The game ended with Monte and Mike hugging near the locker-room tunnel at Kinnick Stadium. Two black Iowa No. 40 jerseys with “Klinkenborg” on the back. Two big fellas dripping with tears of joy, pain, pride.
“I didn’t even hear about it (the award) for a while. They announced it a week or two later,” Mike said. “Yeah ...”
And he moves to the basketball caricature his brother bought him on a trip to Minneapolis.
Rock Rapids is the “city of murals.” The downtown is a living, breathing WPA project. Eighteen murals, ranging from some of the town’s storied figures to a beautiful war memorial, cover the walls of just about anywhere.
If you turn south at the downtown stoplight, on the west side of South Story Street, above the Short Stop Liquor Shop, you’ll find “Ladies of the Night,” a mural depicting a brothel that was housed in the community in the 1890s.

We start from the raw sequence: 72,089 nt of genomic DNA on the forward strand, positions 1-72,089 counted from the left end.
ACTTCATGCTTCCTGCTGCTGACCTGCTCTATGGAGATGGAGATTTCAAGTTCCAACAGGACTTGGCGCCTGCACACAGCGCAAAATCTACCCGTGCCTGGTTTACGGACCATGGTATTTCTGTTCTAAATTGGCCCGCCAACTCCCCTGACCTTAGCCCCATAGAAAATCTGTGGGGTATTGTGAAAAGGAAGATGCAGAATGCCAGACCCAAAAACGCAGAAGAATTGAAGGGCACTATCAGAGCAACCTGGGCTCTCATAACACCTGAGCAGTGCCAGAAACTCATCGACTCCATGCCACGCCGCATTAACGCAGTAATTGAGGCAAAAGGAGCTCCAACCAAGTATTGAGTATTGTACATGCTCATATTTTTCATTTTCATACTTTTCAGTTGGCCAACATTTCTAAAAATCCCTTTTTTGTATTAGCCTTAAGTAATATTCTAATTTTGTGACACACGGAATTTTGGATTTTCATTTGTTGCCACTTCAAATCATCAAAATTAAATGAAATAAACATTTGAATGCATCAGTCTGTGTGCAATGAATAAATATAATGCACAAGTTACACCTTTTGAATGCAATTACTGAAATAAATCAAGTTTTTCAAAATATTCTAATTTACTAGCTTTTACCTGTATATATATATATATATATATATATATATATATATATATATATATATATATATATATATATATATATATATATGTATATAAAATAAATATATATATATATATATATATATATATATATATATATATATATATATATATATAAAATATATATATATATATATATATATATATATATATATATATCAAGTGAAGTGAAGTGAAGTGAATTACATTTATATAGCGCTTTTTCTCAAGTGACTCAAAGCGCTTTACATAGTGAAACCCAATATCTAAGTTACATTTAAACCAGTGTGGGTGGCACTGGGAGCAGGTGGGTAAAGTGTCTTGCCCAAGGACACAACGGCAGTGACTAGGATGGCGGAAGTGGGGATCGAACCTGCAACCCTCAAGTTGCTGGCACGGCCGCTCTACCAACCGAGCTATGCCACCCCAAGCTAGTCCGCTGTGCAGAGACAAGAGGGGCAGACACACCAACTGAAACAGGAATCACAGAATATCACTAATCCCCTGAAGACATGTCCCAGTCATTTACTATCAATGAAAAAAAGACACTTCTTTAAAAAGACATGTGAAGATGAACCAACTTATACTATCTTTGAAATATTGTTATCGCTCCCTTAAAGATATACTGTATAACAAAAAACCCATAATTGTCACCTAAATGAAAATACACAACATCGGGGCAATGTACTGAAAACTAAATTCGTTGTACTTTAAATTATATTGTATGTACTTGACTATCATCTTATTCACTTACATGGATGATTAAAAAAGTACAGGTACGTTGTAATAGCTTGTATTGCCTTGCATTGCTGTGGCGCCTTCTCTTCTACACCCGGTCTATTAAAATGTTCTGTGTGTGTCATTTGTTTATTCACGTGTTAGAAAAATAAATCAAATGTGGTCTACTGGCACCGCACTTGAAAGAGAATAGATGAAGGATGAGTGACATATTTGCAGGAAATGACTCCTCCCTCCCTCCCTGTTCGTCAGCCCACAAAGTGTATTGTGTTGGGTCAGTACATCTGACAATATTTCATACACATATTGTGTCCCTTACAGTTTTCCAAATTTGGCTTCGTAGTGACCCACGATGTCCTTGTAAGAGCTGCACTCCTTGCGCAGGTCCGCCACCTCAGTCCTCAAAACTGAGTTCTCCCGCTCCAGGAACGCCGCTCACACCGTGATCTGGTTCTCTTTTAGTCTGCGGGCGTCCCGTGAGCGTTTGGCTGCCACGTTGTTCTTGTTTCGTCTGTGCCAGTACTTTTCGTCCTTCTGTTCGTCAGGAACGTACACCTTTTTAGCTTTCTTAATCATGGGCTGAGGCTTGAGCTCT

There’s the Sportsman’s Bar and Pudge’s Pool Hall, which rocks on Iowa football Saturdays. Another mural is “Benson’s Skating Rink,” a roller skating rink under a tent that thrived in Rock Rapids from the 1950s to the mid ‘70s.
“These murals are pretty popular in town now,” Mike said.
Rock Rapids’ population is 2,500. It grew by three people in 10 years, according to the 2000 census.
“I don’t think they included my mom,” Mike joked.
The town has 11 churches. The Klinkenborgs attend the First Reformed Church on South Union Street. Mike says he’s more of a Methodist now. He lives near a Methodist church in Iowa City. Whitney is United Methodist. He liked the pastor.
The RAGBRAI ride has kicked off from Rock Rapids three times, with this summer being the latest. Island Park was swamped for the late July event. It was nuts, Mike said.